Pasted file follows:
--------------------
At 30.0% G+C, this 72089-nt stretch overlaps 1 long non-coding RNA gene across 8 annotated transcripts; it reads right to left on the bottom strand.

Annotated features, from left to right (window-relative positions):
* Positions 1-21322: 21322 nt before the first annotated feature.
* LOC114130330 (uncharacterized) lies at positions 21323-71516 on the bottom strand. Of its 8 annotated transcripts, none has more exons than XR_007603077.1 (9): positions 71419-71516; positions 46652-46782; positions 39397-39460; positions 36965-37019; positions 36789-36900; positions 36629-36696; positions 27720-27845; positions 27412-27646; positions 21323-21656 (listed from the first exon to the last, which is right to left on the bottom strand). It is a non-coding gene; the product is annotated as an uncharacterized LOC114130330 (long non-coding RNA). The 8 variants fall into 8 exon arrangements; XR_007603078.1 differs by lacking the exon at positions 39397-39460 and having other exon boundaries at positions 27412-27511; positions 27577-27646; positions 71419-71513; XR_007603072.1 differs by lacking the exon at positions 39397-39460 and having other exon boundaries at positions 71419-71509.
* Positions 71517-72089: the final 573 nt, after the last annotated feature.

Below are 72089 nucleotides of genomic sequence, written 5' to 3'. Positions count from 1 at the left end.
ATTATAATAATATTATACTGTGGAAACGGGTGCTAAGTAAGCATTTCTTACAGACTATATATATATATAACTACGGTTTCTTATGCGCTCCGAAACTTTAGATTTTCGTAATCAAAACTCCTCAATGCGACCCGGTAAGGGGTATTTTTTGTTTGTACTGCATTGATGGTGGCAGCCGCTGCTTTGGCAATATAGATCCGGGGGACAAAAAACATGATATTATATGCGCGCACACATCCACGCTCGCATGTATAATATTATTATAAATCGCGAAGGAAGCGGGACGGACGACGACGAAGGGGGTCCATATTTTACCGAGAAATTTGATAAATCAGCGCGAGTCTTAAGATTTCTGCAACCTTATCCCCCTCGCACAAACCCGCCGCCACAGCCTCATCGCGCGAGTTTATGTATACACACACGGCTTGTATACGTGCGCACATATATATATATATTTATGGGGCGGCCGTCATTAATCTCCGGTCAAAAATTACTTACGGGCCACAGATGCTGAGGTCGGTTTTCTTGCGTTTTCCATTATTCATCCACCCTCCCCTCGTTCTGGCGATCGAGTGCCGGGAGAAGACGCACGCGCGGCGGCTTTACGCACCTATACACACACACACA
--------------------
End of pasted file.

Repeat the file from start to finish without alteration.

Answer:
At 30.0% G+C, this 72089-nt stretch overlaps 1 long non-coding RNA gene across 8 annotated transcripts; it reads right to left on the bottom strand.

Annotated features, from left to right (window-relative positions):
* Positions 1-21322: 21322 nt before the first annotated feature.
* LOC114130330 (uncharacterized) lies at positions 21323-71516 on the bottom strand. Of its 8 annotated transcripts, none has more exons than XR_007603077.1 (9): positions 71419-71516; positions 46652-46782; positions 39397-39460; positions 36965-37019; positions 36789-36900; positions 36629-36696; positions 27720-27845; positions 27412-27646; positions 21323-21656 (listed from the first exon to the last, which is right to left on the bottom strand). It is a non-coding gene; the product is annotated as an uncharacterized LOC114130330 (long non-coding RNA). The 8 variants fall into 8 exon arrangements; XR_007603078.1 differs by lacking the exon at positions 39397-39460 and having other exon boundaries at positions 27412-27511; positions 27577-27646; positions 71419-71513; XR_007603072.1 differs by lacking the exon at positions 39397-39460 and having other exon boundaries at positions 71419-71509.
* Positions 71517-72089: the final 573 nt, after the last annotated feature.

Below are 72089 nucleotides of genomic sequence, written 5' to 3'. Positions count from 1 at the left end.
ATTATAATAATATTATACTGTGGAAACGGGTGCTAAGTAAGCATTTCTTACAGACTATATATATATATAACTACGGTTTCTTATGCGCTCCGAAACTTTAGATTTTCGTAATCAAAACTCCTCAATGCGACCCGGTAAGGGGTATTTTTTGTTTGTACTGCATTGATGGTGGCAGCCGCTGCTTTGGCAATATAGATCCGGGGGACAAAAAACATGATATTATATGCGCGCACACATCCACGCTCGCATGTATAATATTATTATAAATCGCGAAGGAAGCGGGACGGACGACGACGAAGGGGGTCCATATTTTACCGAGAAATTTGATAAATCAGCGCGAGTCTTAAGATTTCTGCAACCTTATCCCCCTCGCACAAACCCGCCGCCACAGCCTCATCGCGCGAGTTTATGTATACACACACGGCTTGTATACGTGCGCACATATATATATATATTTATGGGGCGGCCGTCATTAATCTCCGGTCAAAAATTACTTACGGGCCACAGATGCTGAGGTCGGTTTTCTTGCGTTTTCCATTATTCATCCACCCTCCCCTCGTTCTGGCGATCGAGTGCCGGGAGAAGACGCACGCGCGGCGGCTTTACGCACCTATACACACACACACA